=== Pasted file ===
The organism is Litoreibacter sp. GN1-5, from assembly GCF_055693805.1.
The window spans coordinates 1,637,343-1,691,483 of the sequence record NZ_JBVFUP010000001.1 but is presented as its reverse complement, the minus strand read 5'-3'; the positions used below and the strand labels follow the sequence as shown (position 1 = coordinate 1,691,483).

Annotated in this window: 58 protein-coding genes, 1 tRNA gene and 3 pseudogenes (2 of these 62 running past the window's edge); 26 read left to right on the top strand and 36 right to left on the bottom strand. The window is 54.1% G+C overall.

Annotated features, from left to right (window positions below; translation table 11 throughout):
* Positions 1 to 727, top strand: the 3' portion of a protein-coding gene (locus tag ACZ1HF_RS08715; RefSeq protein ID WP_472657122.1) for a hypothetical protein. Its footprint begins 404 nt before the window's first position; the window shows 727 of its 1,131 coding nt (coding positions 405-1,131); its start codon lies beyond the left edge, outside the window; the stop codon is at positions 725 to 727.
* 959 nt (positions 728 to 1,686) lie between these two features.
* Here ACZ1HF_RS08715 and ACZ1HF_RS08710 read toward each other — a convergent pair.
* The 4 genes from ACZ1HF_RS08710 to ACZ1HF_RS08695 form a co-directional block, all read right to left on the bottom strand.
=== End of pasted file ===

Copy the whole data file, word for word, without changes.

The organism is Litoreibacter sp. GN1-5, from assembly GCF_055693805.1.
The window spans coordinates 1,637,343-1,691,483 of the sequence record NZ_JBVFUP010000001.1 but is presented as its reverse complement, the minus strand read 5'-3'; the positions used below and the strand labels follow the sequence as shown (position 1 = coordinate 1,691,483).

Annotated in this window: 58 protein-coding genes, 1 tRNA gene and 3 pseudogenes (2 of these 62 running past the window's edge); 26 read left to right on the top strand and 36 right to left on the bottom strand. The window is 54.1% G+C overall.

Annotated features, from left to right (window positions below; translation table 11 throughout):
* Positions 1 to 727, top strand: the 3' portion of a protein-coding gene (locus tag ACZ1HF_RS08715; RefSeq protein ID WP_472657122.1) for a hypothetical protein. Its footprint begins 404 nt before the window's first position; the window shows 727 of its 1,131 coding nt (coding positions 405-1,131); its start codon lies beyond the left edge, outside the window; the stop codon is at positions 725 to 727.
* 959 nt (positions 728 to 1,686) lie between these two features.
* Here ACZ1HF_RS08715 and ACZ1HF_RS08710 read toward each other — a convergent pair.
* The 4 genes from ACZ1HF_RS08710 to ACZ1HF_RS08695 form a co-directional block, all read right to left on the bottom strand.